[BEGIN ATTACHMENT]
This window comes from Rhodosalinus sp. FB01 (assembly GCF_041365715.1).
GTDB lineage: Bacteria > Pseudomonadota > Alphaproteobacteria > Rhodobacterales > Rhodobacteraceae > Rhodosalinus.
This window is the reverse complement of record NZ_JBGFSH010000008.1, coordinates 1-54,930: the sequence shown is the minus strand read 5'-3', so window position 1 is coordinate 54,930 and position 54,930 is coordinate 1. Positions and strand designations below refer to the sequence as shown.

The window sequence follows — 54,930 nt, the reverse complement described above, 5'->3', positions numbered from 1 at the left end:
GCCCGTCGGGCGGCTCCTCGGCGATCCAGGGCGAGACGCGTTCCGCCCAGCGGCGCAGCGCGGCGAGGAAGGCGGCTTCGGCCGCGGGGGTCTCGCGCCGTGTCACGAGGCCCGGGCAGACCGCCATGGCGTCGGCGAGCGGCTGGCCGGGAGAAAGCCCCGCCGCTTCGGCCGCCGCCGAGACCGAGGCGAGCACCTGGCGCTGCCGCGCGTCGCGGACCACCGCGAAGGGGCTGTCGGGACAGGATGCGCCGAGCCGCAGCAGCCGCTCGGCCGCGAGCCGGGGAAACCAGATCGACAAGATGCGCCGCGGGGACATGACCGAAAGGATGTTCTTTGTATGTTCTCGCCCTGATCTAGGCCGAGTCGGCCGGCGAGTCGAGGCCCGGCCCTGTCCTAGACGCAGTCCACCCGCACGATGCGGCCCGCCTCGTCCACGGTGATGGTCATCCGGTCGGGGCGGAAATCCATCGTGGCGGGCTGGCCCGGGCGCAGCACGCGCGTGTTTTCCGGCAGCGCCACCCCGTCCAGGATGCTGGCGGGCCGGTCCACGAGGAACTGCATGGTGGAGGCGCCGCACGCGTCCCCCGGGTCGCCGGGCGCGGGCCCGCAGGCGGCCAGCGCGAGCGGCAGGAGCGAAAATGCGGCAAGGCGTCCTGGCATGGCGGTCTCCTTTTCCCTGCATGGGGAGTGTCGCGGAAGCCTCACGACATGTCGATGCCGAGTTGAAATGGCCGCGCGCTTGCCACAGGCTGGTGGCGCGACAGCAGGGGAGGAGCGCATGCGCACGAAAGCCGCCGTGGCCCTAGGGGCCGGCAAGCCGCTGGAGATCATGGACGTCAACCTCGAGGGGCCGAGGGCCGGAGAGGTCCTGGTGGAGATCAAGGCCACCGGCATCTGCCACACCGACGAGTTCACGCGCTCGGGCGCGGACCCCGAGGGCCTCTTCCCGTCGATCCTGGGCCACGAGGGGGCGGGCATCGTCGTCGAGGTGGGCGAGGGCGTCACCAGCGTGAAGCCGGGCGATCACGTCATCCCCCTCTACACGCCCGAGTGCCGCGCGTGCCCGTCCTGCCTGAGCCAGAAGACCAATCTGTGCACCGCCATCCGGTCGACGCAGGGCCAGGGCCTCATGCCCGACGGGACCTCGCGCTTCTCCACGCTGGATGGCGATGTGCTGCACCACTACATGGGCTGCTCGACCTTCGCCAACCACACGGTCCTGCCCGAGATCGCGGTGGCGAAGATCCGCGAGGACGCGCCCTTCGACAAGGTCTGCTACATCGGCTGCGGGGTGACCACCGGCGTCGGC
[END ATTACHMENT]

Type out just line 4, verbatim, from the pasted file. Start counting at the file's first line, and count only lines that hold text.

The window sequence follows — 54,930 nt, the reverse complement described above, 5'->3', positions numbered from 1 at the left end: